Government authorities in Bangladesh closed more than 30 community-run schools where about 400,000 school-age children attended following a broader effort by the Bangladesh government to tighten its control of the camps.
According to the authorities, the schools were closed because Rohingya community leaders failed to secure permission to open them.
“One just cannot open a school whenever you want,” said Mohammad Shamsud Douza, a top official at Bangladesh’s Office of the Refugee, Relief and Repatriation Commissioner. “We don’t know what they teach in these schools. It could be anything,” Douza said.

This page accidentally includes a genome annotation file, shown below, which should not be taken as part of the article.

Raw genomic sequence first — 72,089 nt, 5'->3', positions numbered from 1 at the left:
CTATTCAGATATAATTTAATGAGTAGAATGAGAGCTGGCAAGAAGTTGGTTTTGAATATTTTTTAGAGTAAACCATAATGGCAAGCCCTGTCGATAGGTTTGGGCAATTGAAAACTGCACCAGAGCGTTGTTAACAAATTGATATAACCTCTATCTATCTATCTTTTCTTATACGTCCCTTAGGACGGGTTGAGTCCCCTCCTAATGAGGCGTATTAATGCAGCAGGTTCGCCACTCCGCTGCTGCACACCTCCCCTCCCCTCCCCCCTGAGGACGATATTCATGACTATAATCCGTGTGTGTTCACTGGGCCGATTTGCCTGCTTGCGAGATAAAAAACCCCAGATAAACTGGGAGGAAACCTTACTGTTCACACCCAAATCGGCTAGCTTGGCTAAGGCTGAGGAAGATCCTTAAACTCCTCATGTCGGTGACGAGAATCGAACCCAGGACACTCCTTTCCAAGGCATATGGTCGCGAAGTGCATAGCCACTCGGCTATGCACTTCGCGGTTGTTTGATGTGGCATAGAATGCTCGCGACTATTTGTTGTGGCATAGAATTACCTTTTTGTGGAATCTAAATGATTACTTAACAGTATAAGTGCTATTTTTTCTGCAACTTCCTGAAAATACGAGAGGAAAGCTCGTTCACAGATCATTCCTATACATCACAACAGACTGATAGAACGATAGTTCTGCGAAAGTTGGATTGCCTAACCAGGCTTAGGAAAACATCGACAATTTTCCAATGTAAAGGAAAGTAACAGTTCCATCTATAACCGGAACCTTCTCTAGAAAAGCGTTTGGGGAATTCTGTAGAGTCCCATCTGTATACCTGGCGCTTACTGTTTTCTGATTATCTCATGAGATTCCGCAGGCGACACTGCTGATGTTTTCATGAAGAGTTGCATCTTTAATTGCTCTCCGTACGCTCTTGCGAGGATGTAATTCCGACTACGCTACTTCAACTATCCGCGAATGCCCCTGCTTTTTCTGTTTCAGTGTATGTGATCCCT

However, UNICEF and a few other agencies were permitted to operate schools for younger children in the camps.
In December, Bangladeshi authorities started closing these schools, calling them illegal.
Human-rights activist and the former secretary-general of Ain O Salish Kendra, Nur Khan Liton said the government was concerned the schools would encourage the Rohingya to stay on the Bangladesh side of the border.
“They fear if the next generation of Rohingyas is educated here, they will never leave the country,” Liton said.
Aid groups operate about 3,200 learning centers for the younger children in the camps, UNICEF runs 2,800 of them.
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